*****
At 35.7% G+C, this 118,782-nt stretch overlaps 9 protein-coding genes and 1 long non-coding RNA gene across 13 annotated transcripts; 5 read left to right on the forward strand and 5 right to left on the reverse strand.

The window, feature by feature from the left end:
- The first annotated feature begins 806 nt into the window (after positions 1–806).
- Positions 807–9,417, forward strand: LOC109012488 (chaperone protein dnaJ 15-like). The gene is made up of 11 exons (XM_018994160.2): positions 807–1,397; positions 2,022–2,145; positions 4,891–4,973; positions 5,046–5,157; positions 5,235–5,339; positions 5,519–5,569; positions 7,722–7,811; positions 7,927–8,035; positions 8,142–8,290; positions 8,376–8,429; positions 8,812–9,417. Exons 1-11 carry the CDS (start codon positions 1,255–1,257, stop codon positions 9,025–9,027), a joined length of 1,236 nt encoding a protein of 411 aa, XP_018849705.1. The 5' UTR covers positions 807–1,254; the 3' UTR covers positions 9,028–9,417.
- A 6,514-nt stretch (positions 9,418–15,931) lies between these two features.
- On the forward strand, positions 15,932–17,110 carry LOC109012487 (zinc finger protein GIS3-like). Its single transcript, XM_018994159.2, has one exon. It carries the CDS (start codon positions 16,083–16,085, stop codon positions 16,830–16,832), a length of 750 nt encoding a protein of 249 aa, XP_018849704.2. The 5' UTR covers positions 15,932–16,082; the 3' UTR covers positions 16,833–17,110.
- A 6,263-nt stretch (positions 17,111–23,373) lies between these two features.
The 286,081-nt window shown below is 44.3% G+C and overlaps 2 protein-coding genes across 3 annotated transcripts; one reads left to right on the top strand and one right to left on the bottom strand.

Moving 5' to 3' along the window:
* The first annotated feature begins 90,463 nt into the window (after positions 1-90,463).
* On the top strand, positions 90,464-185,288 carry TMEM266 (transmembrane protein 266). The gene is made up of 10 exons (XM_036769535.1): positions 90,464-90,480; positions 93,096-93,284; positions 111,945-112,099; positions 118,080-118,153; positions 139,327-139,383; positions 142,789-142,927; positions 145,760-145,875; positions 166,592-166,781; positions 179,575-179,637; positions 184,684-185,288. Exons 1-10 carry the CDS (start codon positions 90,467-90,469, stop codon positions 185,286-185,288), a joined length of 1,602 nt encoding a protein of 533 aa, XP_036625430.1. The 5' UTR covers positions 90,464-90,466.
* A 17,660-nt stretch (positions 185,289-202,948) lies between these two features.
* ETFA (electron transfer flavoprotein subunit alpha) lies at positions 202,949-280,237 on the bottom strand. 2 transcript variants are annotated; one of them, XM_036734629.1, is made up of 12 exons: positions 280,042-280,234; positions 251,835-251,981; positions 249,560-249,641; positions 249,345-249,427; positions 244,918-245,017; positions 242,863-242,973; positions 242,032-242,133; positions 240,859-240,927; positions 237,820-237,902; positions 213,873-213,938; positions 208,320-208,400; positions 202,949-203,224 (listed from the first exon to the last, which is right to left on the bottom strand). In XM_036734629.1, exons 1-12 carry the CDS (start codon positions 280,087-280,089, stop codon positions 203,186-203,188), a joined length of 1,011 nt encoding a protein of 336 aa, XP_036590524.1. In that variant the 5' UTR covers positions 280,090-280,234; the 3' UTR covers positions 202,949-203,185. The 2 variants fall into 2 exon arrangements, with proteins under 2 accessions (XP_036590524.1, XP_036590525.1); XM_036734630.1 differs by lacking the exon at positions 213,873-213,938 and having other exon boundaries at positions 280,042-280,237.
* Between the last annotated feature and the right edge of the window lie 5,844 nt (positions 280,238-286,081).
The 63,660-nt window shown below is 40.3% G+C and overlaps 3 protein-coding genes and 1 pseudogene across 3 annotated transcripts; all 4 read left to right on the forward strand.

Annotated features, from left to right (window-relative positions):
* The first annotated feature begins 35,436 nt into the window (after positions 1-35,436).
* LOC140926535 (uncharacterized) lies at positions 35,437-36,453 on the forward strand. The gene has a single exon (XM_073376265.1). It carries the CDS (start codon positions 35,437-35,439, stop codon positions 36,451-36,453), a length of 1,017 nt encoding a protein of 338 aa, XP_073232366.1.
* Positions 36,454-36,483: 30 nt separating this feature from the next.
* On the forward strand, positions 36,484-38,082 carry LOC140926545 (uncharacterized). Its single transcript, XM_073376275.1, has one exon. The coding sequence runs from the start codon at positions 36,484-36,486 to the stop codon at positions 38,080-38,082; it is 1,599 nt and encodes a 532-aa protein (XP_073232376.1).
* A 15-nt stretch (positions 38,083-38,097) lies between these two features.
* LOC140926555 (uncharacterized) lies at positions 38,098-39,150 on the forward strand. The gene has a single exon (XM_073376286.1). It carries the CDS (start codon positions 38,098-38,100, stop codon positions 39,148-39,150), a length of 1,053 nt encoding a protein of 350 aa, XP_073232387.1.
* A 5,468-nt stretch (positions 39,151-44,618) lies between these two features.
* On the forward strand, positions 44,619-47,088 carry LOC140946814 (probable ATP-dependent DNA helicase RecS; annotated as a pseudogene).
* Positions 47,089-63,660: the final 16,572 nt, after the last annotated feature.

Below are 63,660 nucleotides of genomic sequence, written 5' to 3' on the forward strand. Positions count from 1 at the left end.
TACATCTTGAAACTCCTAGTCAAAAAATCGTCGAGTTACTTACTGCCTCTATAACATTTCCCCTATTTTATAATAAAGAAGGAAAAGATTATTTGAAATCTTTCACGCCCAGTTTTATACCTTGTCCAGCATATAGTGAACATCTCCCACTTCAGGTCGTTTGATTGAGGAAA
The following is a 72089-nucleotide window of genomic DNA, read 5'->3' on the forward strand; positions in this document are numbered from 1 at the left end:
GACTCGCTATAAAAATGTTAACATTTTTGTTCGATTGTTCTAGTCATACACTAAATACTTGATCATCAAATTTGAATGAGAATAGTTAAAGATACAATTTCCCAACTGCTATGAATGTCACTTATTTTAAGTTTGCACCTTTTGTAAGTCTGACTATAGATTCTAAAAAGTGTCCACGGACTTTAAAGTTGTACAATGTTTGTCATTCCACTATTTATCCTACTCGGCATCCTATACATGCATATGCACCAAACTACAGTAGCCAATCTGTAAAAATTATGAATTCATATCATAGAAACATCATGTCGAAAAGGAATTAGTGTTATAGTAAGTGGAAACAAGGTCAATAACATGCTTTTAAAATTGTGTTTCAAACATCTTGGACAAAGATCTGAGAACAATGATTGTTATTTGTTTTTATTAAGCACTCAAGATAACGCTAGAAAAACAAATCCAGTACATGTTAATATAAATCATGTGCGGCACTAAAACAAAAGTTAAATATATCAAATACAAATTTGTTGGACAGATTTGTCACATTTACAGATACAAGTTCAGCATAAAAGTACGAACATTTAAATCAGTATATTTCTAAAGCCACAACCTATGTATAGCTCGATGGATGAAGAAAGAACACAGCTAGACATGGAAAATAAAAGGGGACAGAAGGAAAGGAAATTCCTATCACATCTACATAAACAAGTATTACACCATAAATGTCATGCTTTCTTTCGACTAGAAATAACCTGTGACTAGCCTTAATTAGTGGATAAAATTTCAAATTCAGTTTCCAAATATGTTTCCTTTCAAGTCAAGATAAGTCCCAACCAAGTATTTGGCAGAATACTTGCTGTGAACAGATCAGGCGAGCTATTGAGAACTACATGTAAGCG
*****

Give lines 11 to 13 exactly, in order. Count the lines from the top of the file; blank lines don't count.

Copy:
* On the top strand, positions 90,464-185,288 carry TMEM266 (transmembrane protein 266). The gene is made up of 10 exons (XM_036769535.1): positions 90,464-90,480; positions 93,096-93,284; positions 111,945-112,099; positions 118,080-118,153; positions 139,327-139,383; positions 142,789-142,927; positions 145,760-145,875; positions 166,592-166,781; positions 179,575-179,637; positions 184,684-185,288. Exons 1-10 carry the CDS (start codon positions 90,467-90,469, stop codon positions 185,286-185,288), a joined length of 1,602 nt encoding a protein of 533 aa, XP_036625430.1. The 5' UTR covers positions 90,464-90,466.
* A 17,660-nt stretch (positions 185,289-202,948) lies between these two features.
* ETFA (electron transfer flavoprotein subunit alpha) lies at positions 202,949-280,237 on the bottom strand. 2 transcript variants are annotated; one of them, XM_036734629.1, is made up of 12 exons: positions 280,042-280,234; positions 251,835-251,981; positions 249,560-249,641; positions 249,345-249,427; positions 244,918-245,017; positions 242,863-242,973; positions 242,032-242,133; positions 240,859-240,927; positions 237,820-237,902; positions 213,873-213,938; positions 208,320-208,400; positions 202,949-203,224 (listed from the first exon to the last, which is right to left on the bottom strand). In XM_036734629.1, exons 1-12 carry the CDS (start codon positions 280,087-280,089, stop codon positions 203,186-203,188), a joined length of 1,011 nt encoding a protein of 336 aa, XP_036590524.1. In that variant the 5' UTR covers positions 280,090-280,234; the 3' UTR covers positions 202,949-203,185. The 2 variants fall into 2 exon arrangements, with proteins under 2 accessions (XP_036590524.1, XP_036590525.1); XM_036734630.1 differs by lacking the exon at positions 213,873-213,938 and having other exon boundaries at positions 280,042-280,237.